Every new media platform needs to find its own endemic forms and genres. If you look at the earliest shorts in the film industry (“Fun in a Bakery Shop” circa 1902) you see in protean form some of the essentials of film aesthetic. There is slapstick, animated special effects, action, fighting. And of course the main character is a worker/artist manipulating forms into folk art -- expressive of what film itself was becoming. Following a similar pattern later in the century, family-centric situation comedy became the native and new forms for radio and TV. The first media device in the living room took the living room as its main subject. New media find their own native genres over time.  

Mobile media could do worse than look for inspiration in the very first film shorts of over a century ago. Some of that energy and those protean elements are already apparent in mobile media. Look at the Vine and Instagram celebrities and see how they are using video to suggest essential aesthetic elements of a six- or 15-second narrative. Glances, double-takes, catchphrases, slivers of everyday life, pregnant moments, moments at the brink of meaning -- this is the stuff of micro-video art. Then add to that the sequencing that can occur in a timeline stream -- how these nano-vids can add up to something when dispersed in an unpredictable, personalized aggregation of subscriptions. Somewhere in there is a unique mode of expression germinating. I don’t know what it will be yet, no more than we could see in the one-minute silents of 1902 a clear path to “City Lights.” Only in retrospect is it apparent.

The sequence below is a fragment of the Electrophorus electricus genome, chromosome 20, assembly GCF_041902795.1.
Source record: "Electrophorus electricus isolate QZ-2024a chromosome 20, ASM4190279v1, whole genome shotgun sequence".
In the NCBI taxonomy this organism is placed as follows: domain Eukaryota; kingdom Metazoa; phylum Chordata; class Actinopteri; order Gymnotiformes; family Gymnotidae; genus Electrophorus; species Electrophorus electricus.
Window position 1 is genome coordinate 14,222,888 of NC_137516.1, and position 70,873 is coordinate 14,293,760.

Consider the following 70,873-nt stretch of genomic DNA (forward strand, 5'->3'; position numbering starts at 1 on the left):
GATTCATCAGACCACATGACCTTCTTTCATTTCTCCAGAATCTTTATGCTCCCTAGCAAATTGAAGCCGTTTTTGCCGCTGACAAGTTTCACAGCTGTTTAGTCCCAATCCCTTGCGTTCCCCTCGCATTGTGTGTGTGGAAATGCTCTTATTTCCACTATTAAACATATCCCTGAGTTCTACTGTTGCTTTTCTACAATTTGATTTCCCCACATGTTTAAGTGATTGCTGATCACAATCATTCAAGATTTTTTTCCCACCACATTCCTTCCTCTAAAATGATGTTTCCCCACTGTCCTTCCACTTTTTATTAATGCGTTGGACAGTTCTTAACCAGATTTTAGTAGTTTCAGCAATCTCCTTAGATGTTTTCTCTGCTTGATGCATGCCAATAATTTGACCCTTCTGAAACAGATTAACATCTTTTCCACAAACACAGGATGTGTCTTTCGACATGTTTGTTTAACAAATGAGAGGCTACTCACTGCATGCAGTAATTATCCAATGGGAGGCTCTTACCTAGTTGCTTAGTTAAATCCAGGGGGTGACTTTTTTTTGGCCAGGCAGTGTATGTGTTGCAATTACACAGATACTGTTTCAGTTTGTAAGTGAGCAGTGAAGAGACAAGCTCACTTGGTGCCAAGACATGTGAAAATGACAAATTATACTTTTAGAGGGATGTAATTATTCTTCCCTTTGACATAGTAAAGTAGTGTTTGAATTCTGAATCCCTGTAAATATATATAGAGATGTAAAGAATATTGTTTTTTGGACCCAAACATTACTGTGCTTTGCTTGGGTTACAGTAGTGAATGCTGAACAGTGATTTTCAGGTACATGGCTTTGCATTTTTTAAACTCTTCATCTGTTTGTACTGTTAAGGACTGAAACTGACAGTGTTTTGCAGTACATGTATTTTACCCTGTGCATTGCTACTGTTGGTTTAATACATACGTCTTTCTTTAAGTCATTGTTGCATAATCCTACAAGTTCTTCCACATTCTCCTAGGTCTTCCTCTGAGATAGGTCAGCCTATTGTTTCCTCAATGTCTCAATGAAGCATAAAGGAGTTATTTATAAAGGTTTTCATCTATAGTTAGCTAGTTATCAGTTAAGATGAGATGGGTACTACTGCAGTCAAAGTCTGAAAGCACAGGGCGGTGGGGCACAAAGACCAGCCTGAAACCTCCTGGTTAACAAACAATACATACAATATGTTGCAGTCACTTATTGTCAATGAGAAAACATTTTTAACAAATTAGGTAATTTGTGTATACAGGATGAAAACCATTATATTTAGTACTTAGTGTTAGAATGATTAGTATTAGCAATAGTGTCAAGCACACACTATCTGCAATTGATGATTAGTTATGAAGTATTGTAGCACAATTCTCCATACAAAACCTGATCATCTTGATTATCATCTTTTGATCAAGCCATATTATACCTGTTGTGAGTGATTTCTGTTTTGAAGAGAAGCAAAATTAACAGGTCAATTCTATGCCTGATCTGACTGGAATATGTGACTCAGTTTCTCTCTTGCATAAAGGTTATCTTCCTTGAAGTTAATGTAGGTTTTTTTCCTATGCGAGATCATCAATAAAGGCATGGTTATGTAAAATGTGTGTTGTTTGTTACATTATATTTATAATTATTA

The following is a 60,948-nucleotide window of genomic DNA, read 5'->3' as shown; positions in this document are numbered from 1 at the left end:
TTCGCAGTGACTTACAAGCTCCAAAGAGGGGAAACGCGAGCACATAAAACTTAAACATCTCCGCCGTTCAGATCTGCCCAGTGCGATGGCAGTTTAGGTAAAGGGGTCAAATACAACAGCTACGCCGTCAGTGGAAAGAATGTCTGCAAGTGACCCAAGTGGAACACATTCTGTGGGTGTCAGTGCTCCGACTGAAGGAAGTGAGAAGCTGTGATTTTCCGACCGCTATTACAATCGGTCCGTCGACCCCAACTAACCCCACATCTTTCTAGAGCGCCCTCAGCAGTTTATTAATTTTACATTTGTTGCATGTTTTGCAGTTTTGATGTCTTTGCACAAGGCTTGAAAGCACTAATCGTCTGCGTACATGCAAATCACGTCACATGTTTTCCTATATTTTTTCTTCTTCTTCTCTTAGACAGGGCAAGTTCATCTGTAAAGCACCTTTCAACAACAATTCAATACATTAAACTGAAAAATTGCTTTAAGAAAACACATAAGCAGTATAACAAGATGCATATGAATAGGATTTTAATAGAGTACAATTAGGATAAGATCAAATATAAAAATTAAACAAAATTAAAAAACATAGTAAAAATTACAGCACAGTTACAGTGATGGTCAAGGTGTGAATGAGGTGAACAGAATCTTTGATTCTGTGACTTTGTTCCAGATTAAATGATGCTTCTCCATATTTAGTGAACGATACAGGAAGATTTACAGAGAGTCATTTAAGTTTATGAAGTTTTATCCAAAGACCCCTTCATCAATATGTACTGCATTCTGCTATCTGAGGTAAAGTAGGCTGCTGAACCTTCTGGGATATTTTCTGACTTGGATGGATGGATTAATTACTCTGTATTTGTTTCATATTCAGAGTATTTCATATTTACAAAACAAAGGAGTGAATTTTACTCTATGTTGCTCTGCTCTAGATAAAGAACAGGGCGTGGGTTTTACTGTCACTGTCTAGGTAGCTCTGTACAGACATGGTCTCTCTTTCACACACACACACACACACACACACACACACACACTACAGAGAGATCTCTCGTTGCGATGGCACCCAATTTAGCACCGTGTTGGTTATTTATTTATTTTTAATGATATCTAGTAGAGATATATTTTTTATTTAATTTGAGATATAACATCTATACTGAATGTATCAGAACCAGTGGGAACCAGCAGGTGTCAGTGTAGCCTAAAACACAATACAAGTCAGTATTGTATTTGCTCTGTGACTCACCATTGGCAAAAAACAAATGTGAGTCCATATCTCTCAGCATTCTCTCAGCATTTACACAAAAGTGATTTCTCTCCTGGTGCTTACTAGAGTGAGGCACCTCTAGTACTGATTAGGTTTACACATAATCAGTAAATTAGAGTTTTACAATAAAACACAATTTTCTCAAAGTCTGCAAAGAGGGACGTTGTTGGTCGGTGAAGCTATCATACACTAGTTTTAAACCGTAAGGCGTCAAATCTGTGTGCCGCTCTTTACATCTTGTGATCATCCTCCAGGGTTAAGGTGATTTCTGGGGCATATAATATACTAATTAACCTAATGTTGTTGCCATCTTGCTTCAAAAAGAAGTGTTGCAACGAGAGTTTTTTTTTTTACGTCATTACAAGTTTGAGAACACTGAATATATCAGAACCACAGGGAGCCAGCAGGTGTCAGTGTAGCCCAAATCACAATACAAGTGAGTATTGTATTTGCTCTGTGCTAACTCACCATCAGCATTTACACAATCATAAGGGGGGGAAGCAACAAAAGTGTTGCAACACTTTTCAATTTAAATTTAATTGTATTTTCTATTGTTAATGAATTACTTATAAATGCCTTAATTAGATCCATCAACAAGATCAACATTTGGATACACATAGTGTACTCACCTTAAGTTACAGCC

This is exciting, fresh and new because it forces creativity into channels that at first feel as restrictive as did filmmaking in Edison’s Black Maria movie studio in West Orange, N.J. or as did broadcasting drama, comedy and symphonies in sound-proofed closets, the first radio studios.

It is time once again to have some fun in the bakery.